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Medical TermDescription
abductionMovement of a limb away from the midline or axis of the body.
achilles tendonThe tendon connecting the muscles in the back of the calf to the calcaneus (heel bone).
adductionMovement of a limb toward the midline or axis of the body
adhesionBands of scar tissue that can develop after surgery.
aerobicsSustained strenuous exercise that improves cardiovascular and respiratory fitness.
anxiety disordersA group of mental disorders characterized by feelings of anxiety and fear.
ataxiaInability to coordinate voluntary muscle movements, not due to muscle weakness.
atonicWithout normal muscle tone or strength
atrophyDiminished size or wasting away of body tissue, for example muscles.
bicepsA muscle having two heads. Commonly used to refer to the muscles that extend from the shoulder joint to the elbow.
bradykinesiaAbnormally slow body movement.
buttocksEither of two fleshy protuberances at the lower posterior section of the trunk or hip consisting of gluteal muscles and fat.
carpal tunnel syndromeA common source of hand numbness and pain. Can be associated with repetitive occupational trauma, wrist injuries, rheumatoid arthritis, and pregnancy.
chronic fatigue syndromeA debilitating disorder characterized by extreme fatigue or tiredness that doesn't go away with rest.
circumductionA conical movement of a limb extending from the joint.
contractureA condition that occurs when normally elastic tissues are replaced by inelastic fiber-like tissue.
cool downGradually decreasing heart rate, blood pressure, respiratory rate and body temperature after exercise.
dorsiflexionThe movement of the ankle joint that brings the dorsal (top region) of the foot towards the shin.
dystrophyAny abnormal condition caused by defective nutrition
electromyographyA test of the health of the muscles and the nerves that control the muscles.
ergonomicsDesign work that reduces stress and eliminates injuries associated with the overuse of muscles, bad posture and repeated tasks.
fasci/ofascia (layer of fibrous tissue)
fasciitisInflammation of the fascia, which is the connective tissue surrounding muscles, blood vessels and nerves.
fibromyalgiaA common, chronic disorder characterized by widespread pain, diffuse tenderness, chronic fatigue, and other symptoms.
heel spurA bony outgrowth on the lower surface of the heel bone.
hemiparesisWeakness or paralysis of the entire left or right side of the body. Caused by congenital conditions, trauma, stroke or tumors.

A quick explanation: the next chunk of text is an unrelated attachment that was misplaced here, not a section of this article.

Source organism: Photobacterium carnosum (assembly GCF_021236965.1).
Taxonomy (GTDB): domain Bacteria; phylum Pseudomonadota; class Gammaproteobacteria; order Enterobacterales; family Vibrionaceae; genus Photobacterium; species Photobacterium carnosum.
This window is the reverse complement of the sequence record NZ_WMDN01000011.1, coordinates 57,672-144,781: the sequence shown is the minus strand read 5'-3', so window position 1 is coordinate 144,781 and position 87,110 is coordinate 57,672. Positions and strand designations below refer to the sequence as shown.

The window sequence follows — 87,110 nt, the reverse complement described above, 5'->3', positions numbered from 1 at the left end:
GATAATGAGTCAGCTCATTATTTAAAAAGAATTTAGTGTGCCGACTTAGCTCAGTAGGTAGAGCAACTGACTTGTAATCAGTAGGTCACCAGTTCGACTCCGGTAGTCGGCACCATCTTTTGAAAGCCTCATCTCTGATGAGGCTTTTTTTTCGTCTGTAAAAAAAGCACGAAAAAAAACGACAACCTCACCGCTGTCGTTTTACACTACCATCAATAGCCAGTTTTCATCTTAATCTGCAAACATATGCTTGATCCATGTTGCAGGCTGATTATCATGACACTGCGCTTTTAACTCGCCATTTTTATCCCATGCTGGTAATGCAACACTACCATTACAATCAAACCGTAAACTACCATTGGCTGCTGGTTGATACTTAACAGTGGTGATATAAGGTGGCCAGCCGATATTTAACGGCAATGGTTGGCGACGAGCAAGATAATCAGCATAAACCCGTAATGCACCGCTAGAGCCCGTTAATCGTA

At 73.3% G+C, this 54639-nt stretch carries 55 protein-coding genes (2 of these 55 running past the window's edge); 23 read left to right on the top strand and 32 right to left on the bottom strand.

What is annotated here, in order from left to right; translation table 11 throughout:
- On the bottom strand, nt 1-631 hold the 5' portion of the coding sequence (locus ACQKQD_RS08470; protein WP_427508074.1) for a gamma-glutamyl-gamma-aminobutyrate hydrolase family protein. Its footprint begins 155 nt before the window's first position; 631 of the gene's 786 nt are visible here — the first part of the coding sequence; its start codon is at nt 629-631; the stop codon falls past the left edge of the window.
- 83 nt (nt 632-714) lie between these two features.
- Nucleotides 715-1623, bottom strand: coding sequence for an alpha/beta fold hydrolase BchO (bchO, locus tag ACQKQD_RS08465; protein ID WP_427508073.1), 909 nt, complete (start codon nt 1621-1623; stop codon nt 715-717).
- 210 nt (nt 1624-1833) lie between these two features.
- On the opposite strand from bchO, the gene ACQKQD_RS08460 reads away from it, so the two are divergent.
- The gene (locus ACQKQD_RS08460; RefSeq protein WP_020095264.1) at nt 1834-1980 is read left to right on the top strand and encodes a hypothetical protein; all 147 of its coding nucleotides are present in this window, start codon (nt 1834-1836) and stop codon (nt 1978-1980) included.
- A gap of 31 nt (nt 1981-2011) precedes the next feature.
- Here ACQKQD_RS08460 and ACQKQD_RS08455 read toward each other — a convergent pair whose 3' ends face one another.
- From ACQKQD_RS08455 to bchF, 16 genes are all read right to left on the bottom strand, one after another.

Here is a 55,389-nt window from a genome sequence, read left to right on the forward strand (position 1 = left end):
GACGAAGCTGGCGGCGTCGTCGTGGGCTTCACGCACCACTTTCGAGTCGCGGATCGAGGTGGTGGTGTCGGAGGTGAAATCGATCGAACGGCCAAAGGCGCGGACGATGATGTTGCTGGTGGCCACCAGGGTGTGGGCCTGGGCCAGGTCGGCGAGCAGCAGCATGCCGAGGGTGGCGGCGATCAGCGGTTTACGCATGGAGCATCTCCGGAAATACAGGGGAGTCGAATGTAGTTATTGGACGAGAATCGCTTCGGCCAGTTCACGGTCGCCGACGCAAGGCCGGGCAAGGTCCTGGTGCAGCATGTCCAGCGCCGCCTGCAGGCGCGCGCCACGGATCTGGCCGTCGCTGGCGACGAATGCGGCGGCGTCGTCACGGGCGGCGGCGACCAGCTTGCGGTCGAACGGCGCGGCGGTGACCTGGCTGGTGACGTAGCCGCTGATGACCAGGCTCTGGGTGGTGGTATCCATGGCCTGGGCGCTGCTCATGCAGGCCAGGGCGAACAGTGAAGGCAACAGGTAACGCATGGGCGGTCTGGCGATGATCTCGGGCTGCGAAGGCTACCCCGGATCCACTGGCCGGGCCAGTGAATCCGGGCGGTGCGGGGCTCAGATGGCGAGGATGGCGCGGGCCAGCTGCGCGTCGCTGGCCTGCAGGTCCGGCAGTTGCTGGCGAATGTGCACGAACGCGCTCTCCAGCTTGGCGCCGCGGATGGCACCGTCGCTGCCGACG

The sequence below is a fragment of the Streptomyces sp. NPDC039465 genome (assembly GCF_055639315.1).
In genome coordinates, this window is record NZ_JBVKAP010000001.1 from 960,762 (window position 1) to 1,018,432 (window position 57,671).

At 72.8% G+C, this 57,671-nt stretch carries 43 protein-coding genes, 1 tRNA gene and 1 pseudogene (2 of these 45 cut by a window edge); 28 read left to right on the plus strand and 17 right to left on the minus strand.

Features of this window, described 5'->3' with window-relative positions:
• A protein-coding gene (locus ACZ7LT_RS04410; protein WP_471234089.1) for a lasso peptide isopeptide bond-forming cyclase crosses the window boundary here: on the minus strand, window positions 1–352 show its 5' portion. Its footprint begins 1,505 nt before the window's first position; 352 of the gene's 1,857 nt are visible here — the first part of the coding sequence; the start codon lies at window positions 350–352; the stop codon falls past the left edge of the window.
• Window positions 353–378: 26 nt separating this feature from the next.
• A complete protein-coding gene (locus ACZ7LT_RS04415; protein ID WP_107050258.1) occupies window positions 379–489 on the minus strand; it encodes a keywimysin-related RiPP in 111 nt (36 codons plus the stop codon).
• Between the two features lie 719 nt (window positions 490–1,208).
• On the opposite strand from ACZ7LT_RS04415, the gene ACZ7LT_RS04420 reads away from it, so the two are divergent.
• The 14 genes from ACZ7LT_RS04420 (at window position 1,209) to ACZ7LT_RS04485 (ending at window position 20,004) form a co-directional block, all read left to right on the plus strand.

hemiplegiaParalysis of one side of the body.
herniaAbnormal protrusion of tissue, structure, or part of an organ through the bone, muscular tissue, or the membrane by which it is normally contained.
hyperkinesiaSpontaneous involuntary movements.
hypotoniaPoor muscle tone usually detected at birth or during infancy. It is reflected in the APGAR score.
impingement syndromeThe result of chronic and repetitive compression of the rotator-cuff tendons in the shoulder.
intermittent claudicationMuscle pain caused by too little blood flow, usually during exercise.
leiomy/osmooth (visceral) muscle
muscular dystrophiesA heterogeneous group of inherited myopathies, characterized by wasting and weakness of the skeletal muscle.
muscular dystrophyA group of over thirty genetic diseases characterized by progressive degeneration of the skeletal muscles that control movement.
myalgiaMuscle pain.
myasthenia gravisA chronic autoimmune disease characterized by weakness of the skeletal muscles.
myoceleProtrusion of muscle substance through a hole in its sheath
myoclonusSudden, involuntary jerking of a muscle.
myolysisBreakdown of muscle tissue.
myoparesisSlight muscle paralysis.
neuromuscularDisorders that affect the nerves that control voluntary muscles.
nocturnal myoclonusA sleep disorder where the patient moves involuntarily during sleep. Also called periodic limb movement disorder.
obliqueA slanting direction.
paralysisLoss of muscle function.
paraplegiaParalysis affecting the legs.
pectoralRelating to the thorax.
plantar fasciitisIrritation of the connective tissue that runs from the heel to the base of the toes. Also known as :postman's heel".
pronationThe inward roll of the foot (medial malleolus) while walking or running.
quadriceps muscleThe quadriceps femoris. A collective name of the four-headed skeletal muscle of the thigh.
quadriplegiaParalysis that results in the partial or total loss of use of all four limbs and torso.
rotator cuffThe musculotendinous sheath formed by the supraspinatus, infraspinatus, subscapularis, and teres minor muscles. These help stabilize the head of the humerus in the glenoid fossa and allow for rotation of the shoulder joint about its longitudinal axis.
shin splintInflammation of the muscles, tendons, and bone tissue around the tibia.
shiveringInvoluntary contraction or twitching of the muscles due to cold or fear.
spasmAn involuntary contraction of a muscle or group of muscles.
sphincterA ring-link muscle that constrictions a natural body passage or orifice and which relaxes as needed. Present in the rectum and urinary tract.
sprainAn injury caused by tearing of the fibers of a ligament.
strainOverstretching or overexertion of a part of the musculature.
tax/oorder, coordination
tendinousRelating to tendons.
tensorAny muscle that causes stretching or tension of a body part.
ton/otension, tone
tricepsMuscle with three heads, particularly the muscle on the back of the upper arm that contracts to extend the forearm.

Authors and Reviewers

Authored by Dr. Barbara A. Erickson
Medically reviewed by Dr. Jonathan Keroes, MD
Last Update: 12/18/2022

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